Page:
ISS038-E-57827

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Spacecraft nadir point: 35.4° N, 91.8° W

Photo center point: 34.8° N, 92.2° W

Nadir to Photo Center: Southwest

Spacecraft Altitude: 222 nautical miles (411km)
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Image Caption: Arkansas River, Arkansas, USA

From the International Space Station more than 400 km (250 miles) above the surface of the Earth, the arcs of dark meander lakes were the focus of the astronaut's eye when this image was taken. The Arkansas River appears lower right. Winding roads of part of suburban Little Rock, Arkansas, appear lower left. Highway 40 crosses the left side of the image, under a smudge of high cloud.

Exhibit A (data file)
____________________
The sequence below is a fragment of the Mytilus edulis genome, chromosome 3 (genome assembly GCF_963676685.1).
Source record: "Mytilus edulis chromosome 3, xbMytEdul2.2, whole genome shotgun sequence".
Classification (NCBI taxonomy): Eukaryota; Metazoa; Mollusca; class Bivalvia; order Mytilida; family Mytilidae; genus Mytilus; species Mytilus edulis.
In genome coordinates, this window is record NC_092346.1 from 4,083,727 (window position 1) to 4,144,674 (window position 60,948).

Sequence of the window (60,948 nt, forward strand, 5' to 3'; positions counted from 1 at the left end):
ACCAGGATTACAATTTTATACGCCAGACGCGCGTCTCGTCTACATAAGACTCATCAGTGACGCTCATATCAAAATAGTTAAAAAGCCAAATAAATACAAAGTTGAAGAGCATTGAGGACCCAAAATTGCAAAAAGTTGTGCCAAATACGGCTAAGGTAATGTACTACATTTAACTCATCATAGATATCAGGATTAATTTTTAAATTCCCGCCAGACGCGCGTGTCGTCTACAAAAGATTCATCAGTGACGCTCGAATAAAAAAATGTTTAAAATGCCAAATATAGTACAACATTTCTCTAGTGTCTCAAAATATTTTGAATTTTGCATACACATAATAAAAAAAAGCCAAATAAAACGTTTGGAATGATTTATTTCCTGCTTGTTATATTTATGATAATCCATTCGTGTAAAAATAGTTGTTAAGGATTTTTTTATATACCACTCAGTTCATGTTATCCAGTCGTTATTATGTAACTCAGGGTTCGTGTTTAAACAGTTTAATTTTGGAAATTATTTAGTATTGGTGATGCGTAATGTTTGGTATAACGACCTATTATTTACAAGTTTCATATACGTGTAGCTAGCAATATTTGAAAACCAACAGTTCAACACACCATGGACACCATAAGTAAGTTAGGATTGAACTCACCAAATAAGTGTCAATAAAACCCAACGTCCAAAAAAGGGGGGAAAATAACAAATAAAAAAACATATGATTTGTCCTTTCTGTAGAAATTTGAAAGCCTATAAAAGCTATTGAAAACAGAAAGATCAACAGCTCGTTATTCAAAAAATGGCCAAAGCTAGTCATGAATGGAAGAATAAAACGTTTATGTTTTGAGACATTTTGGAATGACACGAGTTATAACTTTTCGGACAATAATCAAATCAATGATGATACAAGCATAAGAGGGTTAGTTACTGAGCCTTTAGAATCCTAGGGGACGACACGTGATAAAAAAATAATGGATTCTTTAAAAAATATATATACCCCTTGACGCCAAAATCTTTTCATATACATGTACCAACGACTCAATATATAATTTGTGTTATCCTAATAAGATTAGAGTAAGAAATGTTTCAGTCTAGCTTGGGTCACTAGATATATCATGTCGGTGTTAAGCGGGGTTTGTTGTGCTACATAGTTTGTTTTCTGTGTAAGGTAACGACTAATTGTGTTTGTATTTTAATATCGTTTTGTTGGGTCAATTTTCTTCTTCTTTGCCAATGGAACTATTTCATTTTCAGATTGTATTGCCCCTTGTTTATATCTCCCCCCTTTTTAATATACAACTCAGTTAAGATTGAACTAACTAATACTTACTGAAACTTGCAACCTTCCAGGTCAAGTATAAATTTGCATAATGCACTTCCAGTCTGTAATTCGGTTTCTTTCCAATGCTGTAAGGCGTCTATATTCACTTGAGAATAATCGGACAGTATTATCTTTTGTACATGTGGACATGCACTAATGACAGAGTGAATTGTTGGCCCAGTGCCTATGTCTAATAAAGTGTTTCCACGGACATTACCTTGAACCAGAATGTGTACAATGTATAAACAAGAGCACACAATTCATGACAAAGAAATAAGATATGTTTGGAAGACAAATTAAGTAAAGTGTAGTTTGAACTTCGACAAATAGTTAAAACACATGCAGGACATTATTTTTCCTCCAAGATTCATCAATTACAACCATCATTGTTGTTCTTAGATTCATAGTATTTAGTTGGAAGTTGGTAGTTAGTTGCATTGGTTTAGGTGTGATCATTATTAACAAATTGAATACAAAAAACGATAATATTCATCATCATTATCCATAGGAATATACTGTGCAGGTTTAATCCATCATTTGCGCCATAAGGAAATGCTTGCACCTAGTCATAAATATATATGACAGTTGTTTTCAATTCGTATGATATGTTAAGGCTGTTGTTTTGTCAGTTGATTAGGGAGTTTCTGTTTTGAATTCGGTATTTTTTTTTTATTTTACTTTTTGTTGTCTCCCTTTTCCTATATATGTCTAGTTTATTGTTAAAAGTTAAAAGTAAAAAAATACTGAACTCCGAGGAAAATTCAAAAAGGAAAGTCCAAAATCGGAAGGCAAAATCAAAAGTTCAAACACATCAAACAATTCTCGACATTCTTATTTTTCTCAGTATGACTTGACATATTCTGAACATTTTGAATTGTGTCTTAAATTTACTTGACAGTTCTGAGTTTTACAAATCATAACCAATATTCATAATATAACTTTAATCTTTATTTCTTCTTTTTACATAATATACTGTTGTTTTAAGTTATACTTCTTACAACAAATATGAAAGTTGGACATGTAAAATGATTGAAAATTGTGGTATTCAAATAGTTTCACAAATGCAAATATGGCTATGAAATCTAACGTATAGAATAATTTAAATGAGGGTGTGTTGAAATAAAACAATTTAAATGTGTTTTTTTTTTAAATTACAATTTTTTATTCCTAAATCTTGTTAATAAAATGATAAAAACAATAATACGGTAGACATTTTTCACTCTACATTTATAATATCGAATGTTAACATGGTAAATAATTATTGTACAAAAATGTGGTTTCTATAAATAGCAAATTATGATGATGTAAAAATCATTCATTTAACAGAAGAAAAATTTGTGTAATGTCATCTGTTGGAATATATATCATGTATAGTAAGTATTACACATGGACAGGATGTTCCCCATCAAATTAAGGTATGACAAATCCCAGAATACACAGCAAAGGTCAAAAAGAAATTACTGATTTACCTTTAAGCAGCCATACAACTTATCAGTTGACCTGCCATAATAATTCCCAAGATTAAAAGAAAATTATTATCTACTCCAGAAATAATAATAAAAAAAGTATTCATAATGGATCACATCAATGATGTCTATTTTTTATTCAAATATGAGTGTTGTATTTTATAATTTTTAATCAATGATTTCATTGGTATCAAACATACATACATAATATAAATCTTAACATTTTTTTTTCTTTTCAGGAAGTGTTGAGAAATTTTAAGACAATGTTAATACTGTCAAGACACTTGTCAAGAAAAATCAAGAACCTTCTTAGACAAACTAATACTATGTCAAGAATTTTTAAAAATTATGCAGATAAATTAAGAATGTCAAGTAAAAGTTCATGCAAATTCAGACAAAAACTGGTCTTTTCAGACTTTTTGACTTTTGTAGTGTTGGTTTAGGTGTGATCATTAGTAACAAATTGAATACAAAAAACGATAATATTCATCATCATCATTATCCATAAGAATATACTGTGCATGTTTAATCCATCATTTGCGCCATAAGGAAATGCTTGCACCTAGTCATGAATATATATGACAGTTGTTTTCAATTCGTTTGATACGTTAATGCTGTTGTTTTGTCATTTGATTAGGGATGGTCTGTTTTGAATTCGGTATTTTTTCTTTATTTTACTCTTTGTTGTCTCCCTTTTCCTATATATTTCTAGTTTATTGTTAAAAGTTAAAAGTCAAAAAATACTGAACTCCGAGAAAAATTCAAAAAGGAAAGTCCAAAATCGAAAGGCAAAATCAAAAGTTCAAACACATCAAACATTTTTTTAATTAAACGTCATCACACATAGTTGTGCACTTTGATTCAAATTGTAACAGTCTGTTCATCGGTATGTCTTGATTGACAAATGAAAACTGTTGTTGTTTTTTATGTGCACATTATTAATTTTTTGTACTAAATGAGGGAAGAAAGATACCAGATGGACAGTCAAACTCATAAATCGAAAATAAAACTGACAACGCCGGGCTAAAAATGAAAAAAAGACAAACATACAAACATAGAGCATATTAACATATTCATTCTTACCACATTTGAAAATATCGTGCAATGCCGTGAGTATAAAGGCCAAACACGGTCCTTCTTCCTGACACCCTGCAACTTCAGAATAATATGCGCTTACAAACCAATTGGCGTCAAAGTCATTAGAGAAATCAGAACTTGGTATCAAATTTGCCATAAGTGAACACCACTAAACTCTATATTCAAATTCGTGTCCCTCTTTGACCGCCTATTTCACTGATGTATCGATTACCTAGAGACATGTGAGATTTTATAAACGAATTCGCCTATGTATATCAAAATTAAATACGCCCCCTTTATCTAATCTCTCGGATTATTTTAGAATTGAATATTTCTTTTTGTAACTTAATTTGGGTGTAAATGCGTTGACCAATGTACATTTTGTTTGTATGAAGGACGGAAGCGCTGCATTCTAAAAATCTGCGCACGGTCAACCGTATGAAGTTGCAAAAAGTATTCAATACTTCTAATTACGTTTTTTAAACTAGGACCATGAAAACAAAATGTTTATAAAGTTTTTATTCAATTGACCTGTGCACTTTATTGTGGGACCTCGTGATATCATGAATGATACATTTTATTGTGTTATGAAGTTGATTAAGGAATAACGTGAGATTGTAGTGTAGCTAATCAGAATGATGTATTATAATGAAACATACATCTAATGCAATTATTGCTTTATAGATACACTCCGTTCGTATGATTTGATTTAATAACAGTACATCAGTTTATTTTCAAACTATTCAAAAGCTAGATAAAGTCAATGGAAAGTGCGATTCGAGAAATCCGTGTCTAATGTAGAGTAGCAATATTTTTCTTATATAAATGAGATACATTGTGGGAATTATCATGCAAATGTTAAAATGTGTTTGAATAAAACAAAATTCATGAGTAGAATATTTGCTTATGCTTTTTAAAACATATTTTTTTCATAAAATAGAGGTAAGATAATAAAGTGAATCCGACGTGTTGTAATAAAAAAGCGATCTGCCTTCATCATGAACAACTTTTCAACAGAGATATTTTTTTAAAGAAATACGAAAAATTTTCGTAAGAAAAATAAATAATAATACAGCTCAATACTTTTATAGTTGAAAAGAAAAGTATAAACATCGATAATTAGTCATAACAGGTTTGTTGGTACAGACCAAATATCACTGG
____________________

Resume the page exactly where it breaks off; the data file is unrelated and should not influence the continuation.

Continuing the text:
The image shows the point where the Arkansas River enters the wide flats of the Mississippi River floodplain. Unconfined by valley walls, the Arkansas is free to move across the floodplain. The meander lakes show the exact position of prior courses of the Arkansas at different times in the past. Meanders are known to migrate constantly, a behavior also revealed by successive positions of levees which appear as fine lines and represent ancient river banks (image left center and top center). Most of the land surface shown in the image was therefore part of the river course and its levees at some time in the past. The river is now controlled to prevent such movement which can undercut bridge abutments--such as those of the bridge lower right. Many locks allow barge traffic to operate as far inland as Tulsa, Oklahoma. One such lock lies just outside the view lower right. The Arkansas River is the sixth longest in the United States--rising far to the west in the Sawatch Range in the Rocky Mountains.